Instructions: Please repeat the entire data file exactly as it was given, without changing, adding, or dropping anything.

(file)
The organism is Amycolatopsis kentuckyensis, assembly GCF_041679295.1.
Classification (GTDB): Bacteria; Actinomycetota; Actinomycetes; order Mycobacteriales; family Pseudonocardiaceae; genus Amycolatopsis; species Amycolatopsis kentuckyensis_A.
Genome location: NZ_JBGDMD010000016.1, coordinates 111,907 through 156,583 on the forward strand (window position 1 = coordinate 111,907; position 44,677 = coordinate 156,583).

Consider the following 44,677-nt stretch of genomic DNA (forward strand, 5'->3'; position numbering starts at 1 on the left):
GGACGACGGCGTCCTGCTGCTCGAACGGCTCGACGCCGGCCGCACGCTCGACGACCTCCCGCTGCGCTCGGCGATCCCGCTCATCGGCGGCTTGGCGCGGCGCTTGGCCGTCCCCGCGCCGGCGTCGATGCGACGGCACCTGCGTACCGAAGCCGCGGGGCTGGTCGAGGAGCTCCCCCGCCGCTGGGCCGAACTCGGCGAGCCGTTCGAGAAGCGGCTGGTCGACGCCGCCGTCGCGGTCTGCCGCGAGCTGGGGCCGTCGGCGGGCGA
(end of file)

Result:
The organism is Amycolatopsis kentuckyensis, assembly GCF_041679295.1.
Classification (GTDB): Bacteria; Actinomycetota; Actinomycetes; order Mycobacteriales; family Pseudonocardiaceae; genus Amycolatopsis; species Amycolatopsis kentuckyensis_A.
Genome location: NZ_JBGDMD010000016.1, coordinates 111,907 through 156,583 on the forward strand (window position 1 = coordinate 111,907; position 44,677 = coordinate 156,583).

Consider the following 44,677-nt stretch of genomic DNA (forward strand, 5'->3'; position numbering starts at 1 on the left):
GGACGACGGCGTCCTGCTGCTCGAACGGCTCGACGCCGGCCGCACGCTCGACGACCTCCCGCTGCGCTCGGCGATCCCGCTCATCGGCGGCTTGGCGCGGCGCTTGGCCGTCCCCGCGCCGGCGTCGATGCGACGGCACCTGCGTACCGAAGCCGCGGGGCTGGTCGAGGAGCTCCCCCGCCGCTGGGCCGAACTCGGCGAGCCGTTCGAGAAGCGGCTGGTCGACGCCGCCGTCGCGGTCTGCCGCGAGCTGGGGCCGTCGGCGGGCGA